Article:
I, like many people, loved Murder, She Wrote. I'd caught episodes here and there when visiting my grandparents, then binged a few seasons at the start of the pandemic (at the time, I couldn't figure out how to stream the whole thing, though now all 12 seasons are on Peacock). I liked the pattern of the show. I liked the familiarity. I appreciated that Jessica Fletcher was a runner, and that she dressed in a way that the kids today find cool. In 2020, I also read Angela Lansbury's 1999 authorized biography Balancing Act, where she shared many tidbits about the show, including that after toying with romance for Fletcher, she preferred that the character stay single (I wasn't writing this blog then, but I did run a twitter thread about it while reading it if you're curious).
ANYWAY. This book was $.50 cents, so why not? I finally got to it while down the shore last week, and it was a delight. In it, Fletcher attends a writer's conference/murder mystery fan event at a supposedly haunted mansion in the Berkshires. The event includes a play, which turns into murder when the actor isn't fake shot, but real stabbed. And since a snowstorm has closed the road in and out of the estate, the candidates for murderer are all trapped in the house together. It's a classic whodunnit.
Now here's the fun part: I figured that this book was long out of print, not just because of its and condition but also because of its price. It also came with a sticker warning me that I couldn't return or get a refund for it.
Except, surprise! This book, which was published in 2006, is apparently still in print. Not only that, but the series is still going! The 55th book, Murder, She Wrote: Death on the Emerald Isle, will be published in January. Fletcher has her own author's page on the Penguin Randomhouse site, and has been "working with" Terrie Farley Moran since 2020.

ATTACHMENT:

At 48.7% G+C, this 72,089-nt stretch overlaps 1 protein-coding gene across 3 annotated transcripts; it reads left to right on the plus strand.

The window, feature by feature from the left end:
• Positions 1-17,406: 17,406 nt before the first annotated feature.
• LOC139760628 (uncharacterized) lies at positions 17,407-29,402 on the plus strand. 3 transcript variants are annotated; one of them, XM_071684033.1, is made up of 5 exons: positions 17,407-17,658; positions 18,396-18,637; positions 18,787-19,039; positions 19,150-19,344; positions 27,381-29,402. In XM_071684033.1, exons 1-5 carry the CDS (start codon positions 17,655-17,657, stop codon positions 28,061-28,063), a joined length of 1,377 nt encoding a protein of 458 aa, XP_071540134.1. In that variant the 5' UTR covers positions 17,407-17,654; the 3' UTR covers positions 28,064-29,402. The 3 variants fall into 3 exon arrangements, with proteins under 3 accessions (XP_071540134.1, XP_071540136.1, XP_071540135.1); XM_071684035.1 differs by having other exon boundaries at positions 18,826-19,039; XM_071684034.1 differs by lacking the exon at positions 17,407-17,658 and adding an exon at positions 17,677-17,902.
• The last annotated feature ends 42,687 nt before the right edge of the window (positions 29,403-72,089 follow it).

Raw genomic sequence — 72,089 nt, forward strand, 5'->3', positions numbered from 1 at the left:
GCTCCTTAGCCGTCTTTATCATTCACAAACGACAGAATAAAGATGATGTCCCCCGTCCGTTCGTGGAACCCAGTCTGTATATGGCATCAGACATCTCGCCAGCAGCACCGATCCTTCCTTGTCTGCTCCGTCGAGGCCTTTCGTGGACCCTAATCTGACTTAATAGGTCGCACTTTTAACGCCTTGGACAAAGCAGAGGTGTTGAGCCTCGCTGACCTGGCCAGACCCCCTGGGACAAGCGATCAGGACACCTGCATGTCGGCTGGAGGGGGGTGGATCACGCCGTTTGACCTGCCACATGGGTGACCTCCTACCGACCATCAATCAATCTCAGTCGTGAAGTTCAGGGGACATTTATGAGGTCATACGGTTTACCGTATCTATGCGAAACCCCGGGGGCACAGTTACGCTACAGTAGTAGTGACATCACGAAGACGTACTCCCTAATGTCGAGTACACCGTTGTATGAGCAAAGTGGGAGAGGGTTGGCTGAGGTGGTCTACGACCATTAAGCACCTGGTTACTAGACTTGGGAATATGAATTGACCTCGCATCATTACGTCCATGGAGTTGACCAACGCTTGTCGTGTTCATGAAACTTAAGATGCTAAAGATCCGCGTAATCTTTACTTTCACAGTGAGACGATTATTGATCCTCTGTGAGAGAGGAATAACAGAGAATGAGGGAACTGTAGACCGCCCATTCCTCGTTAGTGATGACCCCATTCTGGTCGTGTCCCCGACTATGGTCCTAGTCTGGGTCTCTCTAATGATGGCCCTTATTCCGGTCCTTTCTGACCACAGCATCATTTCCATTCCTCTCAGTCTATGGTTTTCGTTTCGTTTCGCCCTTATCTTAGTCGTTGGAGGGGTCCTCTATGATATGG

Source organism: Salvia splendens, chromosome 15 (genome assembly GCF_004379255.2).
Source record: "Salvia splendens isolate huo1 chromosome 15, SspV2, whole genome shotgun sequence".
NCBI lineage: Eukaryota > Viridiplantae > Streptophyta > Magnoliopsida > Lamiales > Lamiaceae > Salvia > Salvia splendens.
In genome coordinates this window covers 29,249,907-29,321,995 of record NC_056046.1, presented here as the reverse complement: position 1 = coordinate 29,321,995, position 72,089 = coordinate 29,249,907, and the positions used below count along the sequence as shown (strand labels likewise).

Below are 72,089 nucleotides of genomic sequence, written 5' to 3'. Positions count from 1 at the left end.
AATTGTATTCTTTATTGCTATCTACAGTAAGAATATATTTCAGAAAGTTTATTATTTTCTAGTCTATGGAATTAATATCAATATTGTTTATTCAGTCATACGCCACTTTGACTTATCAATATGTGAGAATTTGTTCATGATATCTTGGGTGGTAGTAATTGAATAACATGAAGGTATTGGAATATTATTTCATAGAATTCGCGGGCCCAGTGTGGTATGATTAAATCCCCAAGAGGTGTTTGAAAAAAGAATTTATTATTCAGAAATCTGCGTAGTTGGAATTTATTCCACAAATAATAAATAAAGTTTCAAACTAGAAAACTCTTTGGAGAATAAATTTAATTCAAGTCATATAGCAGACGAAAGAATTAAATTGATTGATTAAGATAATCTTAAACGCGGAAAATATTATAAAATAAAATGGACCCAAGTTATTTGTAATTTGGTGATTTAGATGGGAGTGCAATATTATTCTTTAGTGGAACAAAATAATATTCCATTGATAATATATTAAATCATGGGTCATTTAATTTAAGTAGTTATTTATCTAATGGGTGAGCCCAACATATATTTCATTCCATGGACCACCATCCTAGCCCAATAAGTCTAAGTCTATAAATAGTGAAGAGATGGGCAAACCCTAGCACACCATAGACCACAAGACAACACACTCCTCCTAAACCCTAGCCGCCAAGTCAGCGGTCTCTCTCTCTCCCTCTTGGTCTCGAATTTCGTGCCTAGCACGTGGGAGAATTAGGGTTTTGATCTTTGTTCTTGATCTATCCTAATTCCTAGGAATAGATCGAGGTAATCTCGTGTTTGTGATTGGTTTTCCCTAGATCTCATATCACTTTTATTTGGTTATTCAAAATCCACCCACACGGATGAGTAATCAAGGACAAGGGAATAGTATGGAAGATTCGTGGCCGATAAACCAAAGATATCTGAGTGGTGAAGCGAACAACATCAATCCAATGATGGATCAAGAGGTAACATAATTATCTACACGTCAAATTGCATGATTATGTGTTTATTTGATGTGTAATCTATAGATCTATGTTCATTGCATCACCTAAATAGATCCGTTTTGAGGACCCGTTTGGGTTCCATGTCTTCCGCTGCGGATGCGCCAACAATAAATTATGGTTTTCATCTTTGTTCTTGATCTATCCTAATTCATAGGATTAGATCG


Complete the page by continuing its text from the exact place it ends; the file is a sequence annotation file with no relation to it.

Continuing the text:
Mystery fans are probably shaking their heads at my ignorance, but I can't know all things! And I think most readers of this blog would also be surprised.
I do love the covers, which appear to be images of Lansbury with elements added, like a tennis racket:
A book? Tablet? Day planner?
And my favorite: a plaid coat and a scarf:
If you think I'm making fun of the series, I most certainly am not. I really liked A Question of Murder, and I'm delighted that Jessica Fletcher lives on through it beyond just twitter gifs (though reading about her using Google in A Question of Murder was a bit of a jolt). After I wrap up this post, I'm going get a few more. Sinking into a cozy book is not a bad idea, especially right now. And re-living a warm experience of something I shared with my grandparents, who have all since passed, is a bit of a comfort too.
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